Among the notable aspects here...nearly all of these allow, if one pops out the links to watch/listen to them at YT, track selection.
Also notable, perhaps, is that these key albums of the Byrds' and Beatles' careers are also their jazziest albums...for the Byrds, not solely "Eight Miles High" and "I See You" but even "Hey, Joe" feature heavily jazz (most obviously John Coltrane)-influenced guitar riffs on McGuinn's part, and McCartney reaches toward pop jazz in "Good Day Sunshine," "For No One" and particularly "Got to Get You into My Life," and while the tape loops and other experimentation running through "Tomorrow Never Knows" owes more to post-serial electronic music innovators in the classical world, that and some of the other Lennon songs (and Harrison's playing around with Indian classical influence) all have a certain free jazz flavor to them (not quite the MC5, but along the path). Perhaps some of my fondness for these stems from the Wailers being essentially still a ska band, moving toward the creation of reggae, and that the Animals, the Stones, and of course the Yardbirds, while growing more adventurous, were still not quite ready to shed their partial identities as blues bands...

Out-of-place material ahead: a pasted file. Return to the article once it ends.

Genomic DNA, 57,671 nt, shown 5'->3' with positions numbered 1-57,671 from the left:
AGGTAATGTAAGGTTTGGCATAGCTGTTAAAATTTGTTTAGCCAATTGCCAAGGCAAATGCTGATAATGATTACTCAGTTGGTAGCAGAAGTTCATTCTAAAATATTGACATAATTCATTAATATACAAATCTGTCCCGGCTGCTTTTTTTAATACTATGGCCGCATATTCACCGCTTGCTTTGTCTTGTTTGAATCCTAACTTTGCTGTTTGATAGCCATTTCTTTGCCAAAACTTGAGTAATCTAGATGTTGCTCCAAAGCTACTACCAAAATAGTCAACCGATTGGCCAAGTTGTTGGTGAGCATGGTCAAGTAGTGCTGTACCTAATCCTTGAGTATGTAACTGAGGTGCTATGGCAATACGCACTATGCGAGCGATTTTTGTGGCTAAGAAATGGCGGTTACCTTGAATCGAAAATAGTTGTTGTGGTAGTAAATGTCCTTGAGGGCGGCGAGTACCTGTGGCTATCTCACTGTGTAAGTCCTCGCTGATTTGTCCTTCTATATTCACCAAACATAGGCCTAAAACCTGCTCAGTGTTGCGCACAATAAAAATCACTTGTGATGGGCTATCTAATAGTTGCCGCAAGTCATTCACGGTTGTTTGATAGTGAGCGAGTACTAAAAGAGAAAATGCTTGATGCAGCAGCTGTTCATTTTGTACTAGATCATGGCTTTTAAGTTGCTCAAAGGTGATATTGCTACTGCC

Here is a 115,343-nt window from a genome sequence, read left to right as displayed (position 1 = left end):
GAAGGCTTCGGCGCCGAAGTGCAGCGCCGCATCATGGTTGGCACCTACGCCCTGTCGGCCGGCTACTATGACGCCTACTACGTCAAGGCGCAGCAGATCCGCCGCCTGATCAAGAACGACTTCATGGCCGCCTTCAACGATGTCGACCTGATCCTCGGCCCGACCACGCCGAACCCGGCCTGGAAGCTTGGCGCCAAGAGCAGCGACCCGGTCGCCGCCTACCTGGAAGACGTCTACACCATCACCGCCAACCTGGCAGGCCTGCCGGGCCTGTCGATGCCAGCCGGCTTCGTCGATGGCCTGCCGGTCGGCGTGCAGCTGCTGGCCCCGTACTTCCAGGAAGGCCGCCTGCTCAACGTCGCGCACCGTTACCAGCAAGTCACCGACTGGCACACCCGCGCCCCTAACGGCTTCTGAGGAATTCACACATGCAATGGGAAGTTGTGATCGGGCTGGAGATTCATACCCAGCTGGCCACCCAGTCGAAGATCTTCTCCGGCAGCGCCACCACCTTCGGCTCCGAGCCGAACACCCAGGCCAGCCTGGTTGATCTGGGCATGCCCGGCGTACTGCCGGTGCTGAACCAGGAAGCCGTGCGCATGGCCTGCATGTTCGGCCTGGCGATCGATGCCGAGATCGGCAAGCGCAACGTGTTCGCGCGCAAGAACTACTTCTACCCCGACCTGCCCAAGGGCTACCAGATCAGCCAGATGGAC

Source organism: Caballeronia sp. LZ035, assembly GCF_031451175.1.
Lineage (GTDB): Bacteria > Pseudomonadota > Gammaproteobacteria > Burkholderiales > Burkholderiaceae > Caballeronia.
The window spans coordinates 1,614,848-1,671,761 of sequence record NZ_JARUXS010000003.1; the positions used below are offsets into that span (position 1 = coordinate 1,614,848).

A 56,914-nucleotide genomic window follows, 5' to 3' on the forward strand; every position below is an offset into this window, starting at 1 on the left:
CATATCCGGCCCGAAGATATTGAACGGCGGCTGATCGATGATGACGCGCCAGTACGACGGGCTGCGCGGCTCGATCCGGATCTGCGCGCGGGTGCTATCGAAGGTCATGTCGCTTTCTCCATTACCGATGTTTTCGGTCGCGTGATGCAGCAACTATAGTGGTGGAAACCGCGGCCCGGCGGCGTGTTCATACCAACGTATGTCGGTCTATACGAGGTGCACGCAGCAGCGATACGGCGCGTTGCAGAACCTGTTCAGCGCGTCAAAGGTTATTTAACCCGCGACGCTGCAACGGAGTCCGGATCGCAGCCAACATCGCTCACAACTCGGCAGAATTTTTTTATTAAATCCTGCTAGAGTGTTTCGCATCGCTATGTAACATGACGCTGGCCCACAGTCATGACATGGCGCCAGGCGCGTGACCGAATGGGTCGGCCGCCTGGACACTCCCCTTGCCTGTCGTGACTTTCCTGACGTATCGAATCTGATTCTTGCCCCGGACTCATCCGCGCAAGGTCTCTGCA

The Wailers: The Wailing Wailers (issued at the end of 1965 in Jamaica, but of uncertain date and availability in the US and elsewhere...leading off with special pleading)
The Beach Boys: Pet Sounds (released May 1966)
The Rolling Stones: Aftermath (released in the US June 1966; UK April 1966)
The Animals: Animalisms (released June 1966)
The Yardbirds: Roger the Engineer (aka Over Under Sideways Down) (released July 1966)
The Byrds: Fifth Dimension (released July 1966)
The Beatles: Revolver (released August 1966)
Jefferson Airplane: Jefferson Airplane Takes Off (released August 1966)
The Mothers of Invention: Freak Out (official release July 1966; this an alternately sequenced and produced album released as bootleg)